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European motor services market heads above $1bn

30 October, 2012

The European market for electric motor services was worth $766.8m in 2011 and could reach almost $1.29bn by 2018, according to a new analysis by Frost & Sullivan. One factor driving this growth is the increasing use of advanced technologies such as remote and predictive maintenance.

The market covered by the new Opportunity analysis of European motor services markets study includes: technical consulting; motor management, installation and commissioning; maintenance and repairs; and other services, such as training and supplying standby motors.
 
“The European motor services market is moving toward predictive maintenance, which offers significant advantages to motor manufacturers and end-users,” says Frost & Sullivan research analyst, Raaj Thilak Raveendran. “Remote maintenance and servicing of motors is the ‘next big thing’ which will drastically improve asset utilisation levels.”
 
Evolving energy regulations have highlighted the inadequacy of in-house motor maintenance, according to Frost. Instead, the focus has shifted to motor manufacturers with expertise in service maintenance who can facilitate energy-efficient practices.
 
“In addition to providing full service capabilities, motor manufacturers have moved to predictive maintenance of motors, continually recording motor information and alerting service personnel in case of deviation,” explains Raveendran. “Motor manufacturers also provide complete lifecycle services for purchased motors, highlighting the importance of expert service in the motor space.”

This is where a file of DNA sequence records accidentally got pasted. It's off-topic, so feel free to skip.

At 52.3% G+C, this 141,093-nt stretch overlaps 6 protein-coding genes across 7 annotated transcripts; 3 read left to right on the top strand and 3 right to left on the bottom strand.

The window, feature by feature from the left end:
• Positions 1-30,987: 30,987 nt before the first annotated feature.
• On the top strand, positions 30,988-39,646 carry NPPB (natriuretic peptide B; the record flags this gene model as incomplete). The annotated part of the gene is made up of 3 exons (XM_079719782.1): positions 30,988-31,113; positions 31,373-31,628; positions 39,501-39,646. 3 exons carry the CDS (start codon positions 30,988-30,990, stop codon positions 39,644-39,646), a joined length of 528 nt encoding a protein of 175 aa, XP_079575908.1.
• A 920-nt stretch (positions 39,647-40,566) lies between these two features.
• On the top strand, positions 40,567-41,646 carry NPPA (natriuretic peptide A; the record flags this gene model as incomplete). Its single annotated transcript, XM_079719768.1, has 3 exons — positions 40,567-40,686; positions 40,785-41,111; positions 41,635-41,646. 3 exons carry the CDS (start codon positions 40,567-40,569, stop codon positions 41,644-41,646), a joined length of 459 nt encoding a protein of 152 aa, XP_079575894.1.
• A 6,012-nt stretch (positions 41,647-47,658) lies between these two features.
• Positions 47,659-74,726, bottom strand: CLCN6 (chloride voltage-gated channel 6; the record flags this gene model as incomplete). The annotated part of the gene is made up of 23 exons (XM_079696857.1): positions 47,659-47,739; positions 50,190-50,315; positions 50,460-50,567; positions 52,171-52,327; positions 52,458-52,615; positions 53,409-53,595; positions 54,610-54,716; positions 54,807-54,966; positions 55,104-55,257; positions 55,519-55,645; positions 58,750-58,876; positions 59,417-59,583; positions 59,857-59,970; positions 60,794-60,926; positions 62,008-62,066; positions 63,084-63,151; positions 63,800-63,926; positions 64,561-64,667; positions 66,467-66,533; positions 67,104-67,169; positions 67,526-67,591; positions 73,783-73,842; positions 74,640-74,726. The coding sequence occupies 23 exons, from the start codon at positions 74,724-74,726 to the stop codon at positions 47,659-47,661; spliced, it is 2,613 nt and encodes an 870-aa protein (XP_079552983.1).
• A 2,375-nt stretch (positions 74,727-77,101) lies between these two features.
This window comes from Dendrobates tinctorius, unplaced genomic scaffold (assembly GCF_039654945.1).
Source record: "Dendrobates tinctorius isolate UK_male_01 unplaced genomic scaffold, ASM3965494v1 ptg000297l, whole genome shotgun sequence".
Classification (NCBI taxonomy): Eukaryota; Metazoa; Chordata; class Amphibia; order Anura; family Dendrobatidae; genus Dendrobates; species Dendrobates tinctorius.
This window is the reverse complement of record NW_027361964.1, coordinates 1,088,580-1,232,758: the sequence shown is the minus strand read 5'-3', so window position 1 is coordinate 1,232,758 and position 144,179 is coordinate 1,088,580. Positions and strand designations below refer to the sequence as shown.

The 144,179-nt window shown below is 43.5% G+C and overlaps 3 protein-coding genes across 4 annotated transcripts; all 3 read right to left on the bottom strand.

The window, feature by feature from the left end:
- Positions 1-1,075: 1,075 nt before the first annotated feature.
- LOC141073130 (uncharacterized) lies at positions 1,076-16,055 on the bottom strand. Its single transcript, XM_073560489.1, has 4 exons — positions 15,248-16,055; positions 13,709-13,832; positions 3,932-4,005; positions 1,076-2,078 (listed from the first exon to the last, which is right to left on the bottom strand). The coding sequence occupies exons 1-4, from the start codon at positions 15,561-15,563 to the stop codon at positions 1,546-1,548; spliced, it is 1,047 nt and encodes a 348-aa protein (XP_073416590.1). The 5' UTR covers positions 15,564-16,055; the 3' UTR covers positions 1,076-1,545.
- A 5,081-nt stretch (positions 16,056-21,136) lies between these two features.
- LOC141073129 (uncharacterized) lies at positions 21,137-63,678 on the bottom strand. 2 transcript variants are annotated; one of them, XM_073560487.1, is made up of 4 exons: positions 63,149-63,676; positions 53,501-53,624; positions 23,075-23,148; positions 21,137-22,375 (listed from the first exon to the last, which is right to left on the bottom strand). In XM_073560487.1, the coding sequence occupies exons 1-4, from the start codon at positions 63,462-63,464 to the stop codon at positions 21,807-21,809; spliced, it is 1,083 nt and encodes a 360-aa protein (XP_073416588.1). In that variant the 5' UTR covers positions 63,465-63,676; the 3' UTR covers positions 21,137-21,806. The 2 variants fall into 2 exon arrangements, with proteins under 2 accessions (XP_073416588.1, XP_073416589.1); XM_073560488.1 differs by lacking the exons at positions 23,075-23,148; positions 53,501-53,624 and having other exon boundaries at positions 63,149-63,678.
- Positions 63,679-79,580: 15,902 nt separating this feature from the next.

As the market recovers strongly from the global economic crisis, a key challenge in the short-to-medium term will be for motor manufacturers to provide the right service mix for end-users.
 
End-user service requirements vary, with most preferring customised solutions, says Frost. The challenge, therefore, will not only be to provide services for the product supplied, but also to understand the functioning of the total plant and customise the service offering accordingly. It is expected, however, that once motor manufacturers and service providers gain sufficient expertise, the impact of this challenge will diminish.
 
Another challenge currently is the inability to quantify the return-on-investment gained from efficient motor servicing. This has limited end-user investment in motor services.
 
“However, the emergence of advanced technologies like remote monitoring and troubleshooting are likely to enable end-users to realise the benefits of such services,” Raveendran concludes.




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